Please Hellllllllllp!!!!!!!!

  1. Hi I'm new around here. I am currently a senior in High School. I'll be graduating in June. I want to be nurse very badly. But coming up in school there has never been any helpful information available to me about the field It has always been my passion and I can't see myself doing anything else. More specifically, I want to be a baby nurse. Sometime down the line I'd like to work in an NICU but once I graduate from college I want to be a well baby nurse. I am not exactly sure what the title for the nurse I want to be is. Maybe one of you can help me out. I want to be the nurse that takes care of both the mother & well baby after the baby is born and teaches the new mom about her baby, etc. Exactly what type of nurse is this?

    Also reading on here I came across a few terms that caught my attention. If you can, could you please explain some of these. I appreciate it so much. Thanks in advance to anyone who answer. You're making the BIGGEST difference in my live and I am forever greatful.

    LDPR
    L&D Nurse
    Mother/Baby nurse, Mother-Baby Ward
    Postpartum Nurse
    Ob/Gyn Nurse, Ob-Gyn Ward
    LPN vs ADN vs RN (Whats the difference?)
    ADN vs BSN ("...Difference?)
    Scrub tech
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  2. 6 Comments

  3. by   Baby Catcher
    Welcome to the world of nursing! Here are some answers to your questions. LDRP=labor,delivery,recovery,postpartum. In a LDRP room the mom comes in and labors, delivers and stays in the same room until she goes home. L&D nurse= someone who works in a labor and delivery floor in a hospital. MOTHER/BABY= taking care of the mom and baby after delivery but not during labor. I work in a place that has LDRP rooms but we have a couple of nurses who don't do labor but they do take care of postpartum moms. POSTPARTUM= after the baby is here. OB/GYN= Usually surgical stuff like hysterectomies. Big hospitals may have a unit that is just for this or else they may be mixed in with postpartum at a small hospital if the unit is not busy. ADN=2 year degree BSN=4 year degree Both =RN. They both take the same test at the end of school to get an RN.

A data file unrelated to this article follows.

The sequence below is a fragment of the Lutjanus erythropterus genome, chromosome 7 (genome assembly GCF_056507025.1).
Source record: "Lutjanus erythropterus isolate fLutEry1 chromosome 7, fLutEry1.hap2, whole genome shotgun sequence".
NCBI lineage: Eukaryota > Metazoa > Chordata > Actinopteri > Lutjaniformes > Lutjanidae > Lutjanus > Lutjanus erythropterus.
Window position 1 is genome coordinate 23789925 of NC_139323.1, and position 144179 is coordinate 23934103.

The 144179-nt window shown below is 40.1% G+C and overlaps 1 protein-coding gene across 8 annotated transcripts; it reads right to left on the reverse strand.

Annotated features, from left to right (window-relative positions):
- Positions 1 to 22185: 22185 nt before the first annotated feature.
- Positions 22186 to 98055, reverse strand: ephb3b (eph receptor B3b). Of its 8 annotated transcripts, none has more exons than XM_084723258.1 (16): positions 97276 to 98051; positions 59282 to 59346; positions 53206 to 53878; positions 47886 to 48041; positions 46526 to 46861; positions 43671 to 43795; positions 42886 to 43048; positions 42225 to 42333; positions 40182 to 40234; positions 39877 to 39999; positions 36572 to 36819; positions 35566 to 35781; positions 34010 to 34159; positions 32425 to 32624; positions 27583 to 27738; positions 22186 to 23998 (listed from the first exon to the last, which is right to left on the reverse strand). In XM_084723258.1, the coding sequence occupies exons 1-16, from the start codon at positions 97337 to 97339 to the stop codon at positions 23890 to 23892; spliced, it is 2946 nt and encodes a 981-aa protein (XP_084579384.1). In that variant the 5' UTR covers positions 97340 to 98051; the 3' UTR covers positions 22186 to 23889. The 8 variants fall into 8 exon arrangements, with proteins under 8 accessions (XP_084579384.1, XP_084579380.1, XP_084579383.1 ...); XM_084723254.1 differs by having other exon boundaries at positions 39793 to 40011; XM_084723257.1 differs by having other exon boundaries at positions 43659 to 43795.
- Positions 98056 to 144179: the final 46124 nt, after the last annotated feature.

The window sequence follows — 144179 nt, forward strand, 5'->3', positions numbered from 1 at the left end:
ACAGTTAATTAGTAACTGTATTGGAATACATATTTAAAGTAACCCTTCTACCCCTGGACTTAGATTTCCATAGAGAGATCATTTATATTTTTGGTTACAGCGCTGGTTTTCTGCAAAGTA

4. by   tahirah210
    wow. thanks so much.

    so i guess what i want to be is a Mother/Baby nurse. Is there a possibility that I can do both LDRP and Mother/Baby?
  5. by   PamRNC
    Hi Tahirah and welcome!

    You're off to a good start - doing some research, and asking questions. I can't give you specifics about the specialty titles you selected, but can tell you about the degrees/licenses. Also, keep looking on this and other web sites for information. Don't forget to check with the NJ state nursing association, and student nurses association. You can select from allnurse.com home page to see and go to lists of nursing organizations, by state and specialty. Try www.nursesource.org